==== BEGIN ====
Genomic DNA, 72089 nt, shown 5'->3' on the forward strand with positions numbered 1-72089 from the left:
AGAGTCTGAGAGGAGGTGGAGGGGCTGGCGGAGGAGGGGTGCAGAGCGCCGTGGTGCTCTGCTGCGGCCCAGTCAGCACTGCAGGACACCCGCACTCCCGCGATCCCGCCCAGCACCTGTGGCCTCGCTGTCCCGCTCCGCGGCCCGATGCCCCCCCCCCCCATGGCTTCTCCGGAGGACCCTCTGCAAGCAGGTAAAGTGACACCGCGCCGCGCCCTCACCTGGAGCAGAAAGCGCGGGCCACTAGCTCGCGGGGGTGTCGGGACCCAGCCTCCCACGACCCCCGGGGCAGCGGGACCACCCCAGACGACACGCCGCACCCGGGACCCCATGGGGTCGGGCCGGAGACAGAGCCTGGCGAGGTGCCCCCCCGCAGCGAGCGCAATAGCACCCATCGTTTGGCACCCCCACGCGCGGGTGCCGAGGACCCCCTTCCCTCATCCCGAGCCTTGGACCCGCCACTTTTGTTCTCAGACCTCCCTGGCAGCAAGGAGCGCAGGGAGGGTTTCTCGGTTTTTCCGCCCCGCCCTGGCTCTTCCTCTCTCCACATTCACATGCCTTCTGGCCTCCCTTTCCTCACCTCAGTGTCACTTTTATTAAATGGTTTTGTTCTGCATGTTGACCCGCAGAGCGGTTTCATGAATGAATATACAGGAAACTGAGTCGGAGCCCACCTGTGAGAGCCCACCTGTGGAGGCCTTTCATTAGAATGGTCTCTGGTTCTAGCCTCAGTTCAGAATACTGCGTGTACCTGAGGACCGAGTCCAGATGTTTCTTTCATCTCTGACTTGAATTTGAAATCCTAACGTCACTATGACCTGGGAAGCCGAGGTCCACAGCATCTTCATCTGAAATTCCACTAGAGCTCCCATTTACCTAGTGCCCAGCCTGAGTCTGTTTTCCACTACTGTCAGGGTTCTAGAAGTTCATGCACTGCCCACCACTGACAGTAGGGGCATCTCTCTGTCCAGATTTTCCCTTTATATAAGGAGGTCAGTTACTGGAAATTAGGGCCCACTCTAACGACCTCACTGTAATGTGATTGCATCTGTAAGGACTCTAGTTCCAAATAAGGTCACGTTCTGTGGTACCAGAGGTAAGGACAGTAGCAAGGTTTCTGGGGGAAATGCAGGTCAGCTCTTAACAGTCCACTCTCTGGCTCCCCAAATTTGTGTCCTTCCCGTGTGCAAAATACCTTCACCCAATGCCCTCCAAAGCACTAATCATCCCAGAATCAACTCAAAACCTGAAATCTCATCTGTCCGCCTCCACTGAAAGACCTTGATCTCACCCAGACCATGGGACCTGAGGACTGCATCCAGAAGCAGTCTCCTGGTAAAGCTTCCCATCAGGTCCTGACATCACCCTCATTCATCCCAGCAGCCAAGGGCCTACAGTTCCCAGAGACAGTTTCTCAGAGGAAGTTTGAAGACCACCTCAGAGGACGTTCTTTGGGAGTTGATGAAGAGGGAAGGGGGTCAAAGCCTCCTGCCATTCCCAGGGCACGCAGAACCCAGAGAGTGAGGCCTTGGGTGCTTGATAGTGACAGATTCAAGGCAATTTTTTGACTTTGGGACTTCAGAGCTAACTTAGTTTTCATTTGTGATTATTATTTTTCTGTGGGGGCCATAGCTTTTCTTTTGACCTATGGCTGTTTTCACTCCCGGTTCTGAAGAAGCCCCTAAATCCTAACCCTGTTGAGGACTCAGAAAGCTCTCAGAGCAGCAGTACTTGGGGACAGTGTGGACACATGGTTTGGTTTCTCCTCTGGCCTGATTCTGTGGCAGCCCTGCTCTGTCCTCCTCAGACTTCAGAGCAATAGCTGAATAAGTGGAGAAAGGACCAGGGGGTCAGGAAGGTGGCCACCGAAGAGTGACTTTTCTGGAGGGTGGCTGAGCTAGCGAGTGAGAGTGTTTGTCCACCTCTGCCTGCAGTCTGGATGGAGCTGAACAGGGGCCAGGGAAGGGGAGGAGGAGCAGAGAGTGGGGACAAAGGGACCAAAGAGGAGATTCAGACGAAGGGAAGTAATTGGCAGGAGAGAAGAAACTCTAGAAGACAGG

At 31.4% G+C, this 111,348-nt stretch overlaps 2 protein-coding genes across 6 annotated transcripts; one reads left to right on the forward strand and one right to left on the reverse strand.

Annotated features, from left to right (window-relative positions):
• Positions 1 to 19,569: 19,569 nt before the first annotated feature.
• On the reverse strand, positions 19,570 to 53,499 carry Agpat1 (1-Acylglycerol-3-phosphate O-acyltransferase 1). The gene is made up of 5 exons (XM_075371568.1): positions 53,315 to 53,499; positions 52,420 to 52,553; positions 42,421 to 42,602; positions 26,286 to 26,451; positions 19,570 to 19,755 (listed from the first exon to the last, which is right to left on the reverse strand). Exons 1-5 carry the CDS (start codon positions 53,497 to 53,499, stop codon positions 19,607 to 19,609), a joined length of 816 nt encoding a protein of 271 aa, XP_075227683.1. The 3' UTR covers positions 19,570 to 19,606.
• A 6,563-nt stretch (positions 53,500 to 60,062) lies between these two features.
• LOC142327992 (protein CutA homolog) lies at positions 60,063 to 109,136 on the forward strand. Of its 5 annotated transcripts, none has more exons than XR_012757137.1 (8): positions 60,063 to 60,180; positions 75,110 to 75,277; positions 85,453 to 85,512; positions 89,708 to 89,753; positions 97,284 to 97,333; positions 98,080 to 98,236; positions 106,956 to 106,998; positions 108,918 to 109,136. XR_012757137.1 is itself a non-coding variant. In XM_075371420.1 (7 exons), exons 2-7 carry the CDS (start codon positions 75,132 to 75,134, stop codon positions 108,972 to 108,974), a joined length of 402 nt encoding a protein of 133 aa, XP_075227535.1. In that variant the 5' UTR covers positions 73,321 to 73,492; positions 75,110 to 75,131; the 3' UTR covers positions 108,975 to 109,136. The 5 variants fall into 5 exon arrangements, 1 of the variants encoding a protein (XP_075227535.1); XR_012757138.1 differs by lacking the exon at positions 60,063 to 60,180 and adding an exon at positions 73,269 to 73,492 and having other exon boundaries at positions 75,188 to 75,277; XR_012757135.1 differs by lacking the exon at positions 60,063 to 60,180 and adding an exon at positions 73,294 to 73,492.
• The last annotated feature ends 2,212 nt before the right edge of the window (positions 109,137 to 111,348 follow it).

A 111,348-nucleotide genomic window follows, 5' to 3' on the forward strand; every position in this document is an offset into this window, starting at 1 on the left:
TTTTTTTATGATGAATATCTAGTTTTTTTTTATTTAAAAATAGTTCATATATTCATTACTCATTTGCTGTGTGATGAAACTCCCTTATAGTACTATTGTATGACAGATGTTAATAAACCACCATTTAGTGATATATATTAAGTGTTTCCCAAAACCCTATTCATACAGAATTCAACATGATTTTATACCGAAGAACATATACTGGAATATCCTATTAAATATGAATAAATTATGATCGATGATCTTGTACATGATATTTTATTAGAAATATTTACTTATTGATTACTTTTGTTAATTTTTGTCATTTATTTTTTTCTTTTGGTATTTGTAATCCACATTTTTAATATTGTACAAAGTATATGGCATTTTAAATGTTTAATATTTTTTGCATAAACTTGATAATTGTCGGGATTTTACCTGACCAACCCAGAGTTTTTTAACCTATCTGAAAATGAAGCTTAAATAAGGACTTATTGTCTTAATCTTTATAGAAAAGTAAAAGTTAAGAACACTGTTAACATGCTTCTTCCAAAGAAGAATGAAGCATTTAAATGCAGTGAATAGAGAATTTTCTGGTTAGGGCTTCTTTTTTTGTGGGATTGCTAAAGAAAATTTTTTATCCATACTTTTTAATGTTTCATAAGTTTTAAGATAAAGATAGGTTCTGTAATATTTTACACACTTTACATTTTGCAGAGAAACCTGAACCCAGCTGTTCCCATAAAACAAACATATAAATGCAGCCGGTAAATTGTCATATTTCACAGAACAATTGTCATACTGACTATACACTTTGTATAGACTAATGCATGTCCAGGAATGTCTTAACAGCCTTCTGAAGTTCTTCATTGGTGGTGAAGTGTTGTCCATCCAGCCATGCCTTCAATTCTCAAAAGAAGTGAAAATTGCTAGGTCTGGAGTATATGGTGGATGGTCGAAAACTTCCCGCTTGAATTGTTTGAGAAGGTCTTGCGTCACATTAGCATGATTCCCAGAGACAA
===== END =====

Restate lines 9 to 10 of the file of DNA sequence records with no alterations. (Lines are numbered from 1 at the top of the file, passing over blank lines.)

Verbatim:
• The last annotated feature ends 2,212 nt before the right edge of the window (positions 109,137 to 111,348 follow it).

A 111,348-nucleotide genomic window follows, 5' to 3' on the forward strand; every position in this document is an offset into this window, starting at 1 on the left: